Since Skill Distillery is a division of long time IT training school Batky-Howell, they weren’t faced with the same time restrictions as RefactorU. “Based on our 25-year history, we were the first VA-approved coding bootcamp in the nation,” said Frock.
Skill Distillery received approval in June of 2015 and has graduated at least five classes with veterans in it since then.
Colorado’s newest school to accept GI benefits, Galvanize, announced today that students attending the web development program at their Golden Triangle campus in Denver can now use their GI benefits. Donner said while the school was officially approved in March, they wanted to wait for this next cohort to announce the news.
Accepting GI benefits has key implications for veterans and the tech workforce as a whole. Frock said there’s a massive shortage of developers in the U.S. right now — the U.S. Department of Labor estimates somewhere around 500,000. “Colleges produce around 30,000 computer science grads per year,” he said. “We can no longer look to colleges to fill this gap, which is how bootcamps came to be.”
He added he believes it’s important for everyone to learn to code, but the skills veterans develop during their service, like discipline and focus, make them ideal candidates to become developers.
Daken agreed veterans’ military experience makes them more likely to succeed in a coding bootcamp. “Coding is certainly a relevant skill, and I think people who have a military background — who like to solve problems and get creative — they might find coding rewarding,” he said.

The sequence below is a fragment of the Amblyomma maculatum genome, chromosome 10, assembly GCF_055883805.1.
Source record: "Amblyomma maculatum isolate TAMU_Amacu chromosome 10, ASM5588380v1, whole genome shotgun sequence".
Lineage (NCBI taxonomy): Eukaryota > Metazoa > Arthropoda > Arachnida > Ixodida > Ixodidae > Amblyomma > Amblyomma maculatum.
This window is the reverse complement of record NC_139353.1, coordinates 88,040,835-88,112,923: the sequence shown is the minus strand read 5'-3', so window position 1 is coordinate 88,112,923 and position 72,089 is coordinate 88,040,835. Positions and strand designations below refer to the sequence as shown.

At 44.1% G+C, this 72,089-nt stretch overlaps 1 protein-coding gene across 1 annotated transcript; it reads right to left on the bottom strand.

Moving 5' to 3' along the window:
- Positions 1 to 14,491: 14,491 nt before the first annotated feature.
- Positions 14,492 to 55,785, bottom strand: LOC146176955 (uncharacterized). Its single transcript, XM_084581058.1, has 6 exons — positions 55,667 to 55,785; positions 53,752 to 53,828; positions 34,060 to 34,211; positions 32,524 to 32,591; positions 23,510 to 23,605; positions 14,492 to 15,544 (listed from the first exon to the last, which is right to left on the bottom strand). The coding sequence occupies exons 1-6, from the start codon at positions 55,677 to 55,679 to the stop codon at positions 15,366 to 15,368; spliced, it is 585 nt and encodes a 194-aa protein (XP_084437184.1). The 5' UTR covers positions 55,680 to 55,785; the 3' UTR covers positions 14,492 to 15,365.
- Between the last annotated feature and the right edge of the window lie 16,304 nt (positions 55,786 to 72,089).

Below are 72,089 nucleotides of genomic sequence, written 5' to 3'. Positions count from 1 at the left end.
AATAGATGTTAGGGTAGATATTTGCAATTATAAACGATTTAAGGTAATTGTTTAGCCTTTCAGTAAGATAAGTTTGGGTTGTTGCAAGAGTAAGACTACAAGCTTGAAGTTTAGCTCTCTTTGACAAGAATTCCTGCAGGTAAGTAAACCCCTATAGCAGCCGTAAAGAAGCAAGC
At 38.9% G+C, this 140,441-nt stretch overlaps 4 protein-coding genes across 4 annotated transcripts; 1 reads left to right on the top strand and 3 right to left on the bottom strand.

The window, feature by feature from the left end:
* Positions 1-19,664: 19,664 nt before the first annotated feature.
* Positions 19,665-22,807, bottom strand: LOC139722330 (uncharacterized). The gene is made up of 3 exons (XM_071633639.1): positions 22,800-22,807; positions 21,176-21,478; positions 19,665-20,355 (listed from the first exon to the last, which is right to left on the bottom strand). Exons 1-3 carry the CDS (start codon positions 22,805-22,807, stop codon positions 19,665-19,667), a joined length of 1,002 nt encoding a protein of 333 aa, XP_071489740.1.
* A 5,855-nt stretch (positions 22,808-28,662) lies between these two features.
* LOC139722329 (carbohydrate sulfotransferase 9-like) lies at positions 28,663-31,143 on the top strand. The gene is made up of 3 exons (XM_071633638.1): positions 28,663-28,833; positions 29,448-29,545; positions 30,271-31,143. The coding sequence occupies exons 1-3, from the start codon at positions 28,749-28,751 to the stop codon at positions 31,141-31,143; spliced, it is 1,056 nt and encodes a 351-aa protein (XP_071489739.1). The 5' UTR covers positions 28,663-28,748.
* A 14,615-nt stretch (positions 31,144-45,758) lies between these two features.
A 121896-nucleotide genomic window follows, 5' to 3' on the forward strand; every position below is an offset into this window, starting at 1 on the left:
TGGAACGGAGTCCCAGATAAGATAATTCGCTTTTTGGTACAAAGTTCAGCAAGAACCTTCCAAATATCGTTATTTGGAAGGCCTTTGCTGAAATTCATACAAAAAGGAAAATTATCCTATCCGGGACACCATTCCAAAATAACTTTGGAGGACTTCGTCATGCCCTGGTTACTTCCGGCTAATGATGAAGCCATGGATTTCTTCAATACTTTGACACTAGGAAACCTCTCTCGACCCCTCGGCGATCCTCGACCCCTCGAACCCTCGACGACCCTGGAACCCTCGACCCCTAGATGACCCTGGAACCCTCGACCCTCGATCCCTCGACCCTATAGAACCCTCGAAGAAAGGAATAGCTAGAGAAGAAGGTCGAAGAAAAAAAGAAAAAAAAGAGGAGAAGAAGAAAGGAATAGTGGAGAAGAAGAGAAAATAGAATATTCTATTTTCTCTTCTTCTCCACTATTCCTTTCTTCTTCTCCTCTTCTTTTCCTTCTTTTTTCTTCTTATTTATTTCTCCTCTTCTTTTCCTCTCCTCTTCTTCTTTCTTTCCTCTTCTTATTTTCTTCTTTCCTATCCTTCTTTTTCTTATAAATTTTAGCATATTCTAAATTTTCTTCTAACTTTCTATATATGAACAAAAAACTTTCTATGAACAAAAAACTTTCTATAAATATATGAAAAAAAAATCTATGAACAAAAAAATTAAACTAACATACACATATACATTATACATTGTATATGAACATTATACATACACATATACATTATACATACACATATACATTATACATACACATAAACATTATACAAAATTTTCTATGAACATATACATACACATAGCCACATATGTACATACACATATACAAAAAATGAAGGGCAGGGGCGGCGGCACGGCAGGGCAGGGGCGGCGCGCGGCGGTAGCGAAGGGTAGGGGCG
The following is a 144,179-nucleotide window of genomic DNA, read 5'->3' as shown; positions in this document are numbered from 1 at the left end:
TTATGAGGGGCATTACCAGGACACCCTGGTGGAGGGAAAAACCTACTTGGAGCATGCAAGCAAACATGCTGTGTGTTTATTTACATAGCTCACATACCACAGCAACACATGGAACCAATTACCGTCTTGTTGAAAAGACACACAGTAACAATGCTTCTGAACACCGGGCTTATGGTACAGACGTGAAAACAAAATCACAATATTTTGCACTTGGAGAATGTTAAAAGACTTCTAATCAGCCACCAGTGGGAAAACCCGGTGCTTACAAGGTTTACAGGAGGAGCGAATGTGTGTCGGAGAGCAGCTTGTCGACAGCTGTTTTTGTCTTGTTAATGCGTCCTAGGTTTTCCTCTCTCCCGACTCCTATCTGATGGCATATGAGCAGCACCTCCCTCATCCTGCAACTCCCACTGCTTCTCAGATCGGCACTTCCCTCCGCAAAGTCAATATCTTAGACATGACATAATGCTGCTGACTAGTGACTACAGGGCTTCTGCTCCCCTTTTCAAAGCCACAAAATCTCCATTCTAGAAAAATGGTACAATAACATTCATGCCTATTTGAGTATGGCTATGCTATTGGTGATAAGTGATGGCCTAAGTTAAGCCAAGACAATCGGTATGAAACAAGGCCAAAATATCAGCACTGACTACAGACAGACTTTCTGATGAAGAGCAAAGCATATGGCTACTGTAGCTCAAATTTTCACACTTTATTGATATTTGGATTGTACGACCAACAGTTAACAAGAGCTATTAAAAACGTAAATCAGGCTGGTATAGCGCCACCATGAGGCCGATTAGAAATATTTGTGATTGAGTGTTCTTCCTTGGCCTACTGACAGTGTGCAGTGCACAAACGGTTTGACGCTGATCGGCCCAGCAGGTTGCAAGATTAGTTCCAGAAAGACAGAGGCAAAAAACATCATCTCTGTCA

Daken noted existing transition programs fall short in terms of helping veterans get reintegrated to civilian life. He said RefactorU plans to build out other initiatives to help veterans transition into other creative technical fields in high demand.
And while the process is lengthy, the federal government strongly supports more programs like the ones found in Colorado. The White House recently launched their TechHire initiative, offering $150 million in grants to partners working to diversify training and hiring practices in technology — including programs specifically focused on helping veterans. Galvanize and Skill Distillery both work closely with TechHire.
Ultimately, these schools hope to train military veterans in valuable programming skills — and to get them employed as developers to help fill the country’s shortage. Job placement from each of these schools ranges from startups and mid-level companies to large defense contractors like Lockheed Martin, who see veterans’ military experience (and security clearance) as a major incentive to hire them.
With today’s addition of Galvanize to the roster of Colorado coding schools and bootcamps who accept the GI Bill, and many others currently working toward approval, the Colorado tech community is quickly becoming a leader in helping veterans use their GI benefits to become developers as they transition to civilian life.